Taka and its Historical Asian Journey

Tanka with Bengali script; thought to be from the Bengali Sultanate era. (Source: CoinIndia)


Taka, the currency of Bangladesh, has faced much financial turmoil as of late. Bangladesh has been dramatically impacted as the global economy suffers one of the worst slowdowns since the 2009 financial crisis. Devaluation and inflation hit a record high in August with exchange rates peaking at 119 Tk to the US Dollar.

However, just last year, the International Monetary Fund declared that Bangladesh might soon surpass Denmark and Singapore in its gross domestic product. The World Bank has called Bangladesh’s growth in the past 50 years, once thought of as a “basket case,” “a remarkable story of poverty reduction and development”.

Indeed, until recently, the taka has a history of defiance and resilience, a history that extends far beyond 1971. The modern Bangladeshi taka actually descends from the historical tanka, the Sanskrit word for ‘stamped coin,’ which dates as far back as the 14th century. Once one of the major currencies became used beyond Bengal or the subcontinent, the tanka was used along the Silk Road as well as in established trade networks in the Indian Ocean.

As a result of its usage across various regions, the tanka was also inscribed in Sanskrit, Arabic, Persian, Hindustani, Bengali, Nepali, Tibetan and Mandarin. The currency stronghold originated and remained in Bengal throughout this time, however, under the Delhi Sultanate, which was later succeeded by the Bengal Sultanate, the Bahmani Sultanate and the Gujarat Sultanate in the 15th century. Even during the rule of the Mughals in the 16th century, changing currencies were still regionally referred to as tanka.

Introduced by Muhammad Bin Tughluq, the emperor of the Delhi Sultanate, in 1329, the currency was known officially as the Imperial tanka as well as Sultani tanka. Rather than using gold and silver as precious metals were in short supply, tanka was initially minted in copper and brass instead. The new currency followed the revolutionary concept of representative paper money, first pioneered by the Chinese in the 7th century. In contrast, the first banknotes did not appear in Europe until the 17th century.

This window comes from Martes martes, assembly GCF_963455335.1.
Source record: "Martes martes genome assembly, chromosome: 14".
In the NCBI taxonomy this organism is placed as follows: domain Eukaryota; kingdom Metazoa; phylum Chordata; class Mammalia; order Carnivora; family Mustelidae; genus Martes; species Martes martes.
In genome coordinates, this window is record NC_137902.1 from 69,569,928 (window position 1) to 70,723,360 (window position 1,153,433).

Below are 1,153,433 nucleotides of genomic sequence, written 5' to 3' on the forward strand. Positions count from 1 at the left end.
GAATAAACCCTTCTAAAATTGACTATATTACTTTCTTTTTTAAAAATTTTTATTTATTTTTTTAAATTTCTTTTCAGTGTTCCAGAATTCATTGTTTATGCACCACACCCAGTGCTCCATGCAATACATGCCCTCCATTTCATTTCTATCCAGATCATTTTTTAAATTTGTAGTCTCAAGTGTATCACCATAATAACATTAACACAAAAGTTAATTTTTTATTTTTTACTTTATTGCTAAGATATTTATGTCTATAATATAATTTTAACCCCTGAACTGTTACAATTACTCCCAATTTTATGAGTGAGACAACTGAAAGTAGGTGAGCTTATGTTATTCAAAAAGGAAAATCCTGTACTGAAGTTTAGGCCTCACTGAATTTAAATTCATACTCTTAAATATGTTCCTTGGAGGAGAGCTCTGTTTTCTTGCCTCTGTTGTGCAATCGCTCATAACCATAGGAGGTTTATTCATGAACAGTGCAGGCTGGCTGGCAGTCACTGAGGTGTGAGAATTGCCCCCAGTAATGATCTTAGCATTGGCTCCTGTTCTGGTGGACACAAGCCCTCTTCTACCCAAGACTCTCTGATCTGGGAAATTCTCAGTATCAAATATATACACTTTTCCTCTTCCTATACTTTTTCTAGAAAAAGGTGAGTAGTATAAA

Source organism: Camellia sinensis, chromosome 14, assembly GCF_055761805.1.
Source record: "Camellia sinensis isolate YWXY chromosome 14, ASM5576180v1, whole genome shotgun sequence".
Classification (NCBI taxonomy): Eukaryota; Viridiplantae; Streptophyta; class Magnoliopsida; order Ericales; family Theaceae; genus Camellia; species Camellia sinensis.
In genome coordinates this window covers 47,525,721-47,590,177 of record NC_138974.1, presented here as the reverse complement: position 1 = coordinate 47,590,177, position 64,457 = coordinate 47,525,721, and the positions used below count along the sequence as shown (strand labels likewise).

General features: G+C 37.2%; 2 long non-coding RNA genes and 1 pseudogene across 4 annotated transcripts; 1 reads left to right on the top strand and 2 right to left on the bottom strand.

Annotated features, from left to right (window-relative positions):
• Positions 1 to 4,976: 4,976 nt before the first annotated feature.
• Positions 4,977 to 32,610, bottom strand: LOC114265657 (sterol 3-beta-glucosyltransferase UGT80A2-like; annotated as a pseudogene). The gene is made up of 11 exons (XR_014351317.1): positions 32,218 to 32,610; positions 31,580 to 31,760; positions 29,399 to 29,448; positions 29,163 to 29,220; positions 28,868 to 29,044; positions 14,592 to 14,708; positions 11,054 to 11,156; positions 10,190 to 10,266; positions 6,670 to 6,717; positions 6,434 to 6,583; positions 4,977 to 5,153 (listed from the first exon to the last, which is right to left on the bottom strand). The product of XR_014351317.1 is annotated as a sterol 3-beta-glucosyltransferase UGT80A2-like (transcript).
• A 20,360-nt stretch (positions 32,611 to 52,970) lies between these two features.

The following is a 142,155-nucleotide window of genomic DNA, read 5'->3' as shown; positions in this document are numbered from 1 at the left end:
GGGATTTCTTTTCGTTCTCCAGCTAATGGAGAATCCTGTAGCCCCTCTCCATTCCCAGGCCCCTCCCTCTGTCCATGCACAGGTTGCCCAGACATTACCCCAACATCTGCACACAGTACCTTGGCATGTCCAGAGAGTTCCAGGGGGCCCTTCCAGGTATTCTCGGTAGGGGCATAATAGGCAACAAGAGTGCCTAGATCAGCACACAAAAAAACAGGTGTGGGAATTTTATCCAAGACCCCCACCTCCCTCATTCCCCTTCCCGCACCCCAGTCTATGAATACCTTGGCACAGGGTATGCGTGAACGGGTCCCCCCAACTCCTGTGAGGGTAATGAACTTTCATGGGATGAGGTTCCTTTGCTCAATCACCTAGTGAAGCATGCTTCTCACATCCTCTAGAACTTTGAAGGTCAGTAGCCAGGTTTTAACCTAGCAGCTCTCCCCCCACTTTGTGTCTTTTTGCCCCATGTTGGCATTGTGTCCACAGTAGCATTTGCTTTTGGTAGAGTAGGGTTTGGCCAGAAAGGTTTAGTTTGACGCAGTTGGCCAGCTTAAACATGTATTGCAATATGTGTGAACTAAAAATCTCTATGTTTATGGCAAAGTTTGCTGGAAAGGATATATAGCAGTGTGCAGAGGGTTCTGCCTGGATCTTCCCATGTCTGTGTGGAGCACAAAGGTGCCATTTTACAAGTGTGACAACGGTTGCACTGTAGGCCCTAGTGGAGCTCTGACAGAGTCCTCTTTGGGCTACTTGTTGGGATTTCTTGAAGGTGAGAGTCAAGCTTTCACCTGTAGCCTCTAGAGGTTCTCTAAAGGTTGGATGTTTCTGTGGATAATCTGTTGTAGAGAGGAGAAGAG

Moreover, Ibn Battuta, the famed Maghrebi scholar and explorer, noted the significance of the tanka on a visit to Bengal in 1338. He observed that in the marketplace, gold and silver dinars, the once popular currency of the Islamicate world, were often referred to in terms of tanka. The dominance of the tanka grew so strong that the Sultans of Bengal, in hopes to strengthen their sovereignty through the symbol of tanka, had 27 mints established. This included mint towns in Pandua and Chittagong.

Outside the subcontinent, the tankas mark reached what is today modern-day Nepal in the 16th century and Tibet in the 17th century. In fact, in Tibet, tanka, minted with Chinese inscriptions, was in use until the 1940’s, after which it was replaced by the Chinese Yuan. Tanka, originally referred to as ancient coinage, often carried different meanings across different regions. For centuries, it may have been connected to specific currency, but tanka developed independently into the Bengal tanka while still bearing the same name.

Nevertheless, the tanka remained influential despite British rule, during which the East India Company and later, the Crown, introduced their own coinage into circulation. In fact, after Partition and until 1971, the Pakistani rupee featured both Urdu as well as Bengali denominations of the tanka. In the first few months after becoming independent, the Pakistani rupee remained in circulation until the first ৳1 banknotes were printed in 1972.

Given the resilient history of the tanka, it is not surprising that Bangladesh inherited the currency. Just as it was a symbol of sovereignty in the past, tanka, now known as taka, came to be central to establishing sovereignty after hard-fought battles for independence. In the years following 1971, various denominations of the taka were introduced. The ৳1 coins, specifically, fell out of use and circulation with inflation, which led to ৳1000 taka banknotes being issued for the first time in 2008.

The taka has faced many changes in its lifetime, and with Bangladesh’s current economic troubles, it will no doubt continue to do so. But just as how the taka has survived history, colonialism and war, there is no doubt that the Bangladeshi taka and its people will survive yet another crisis.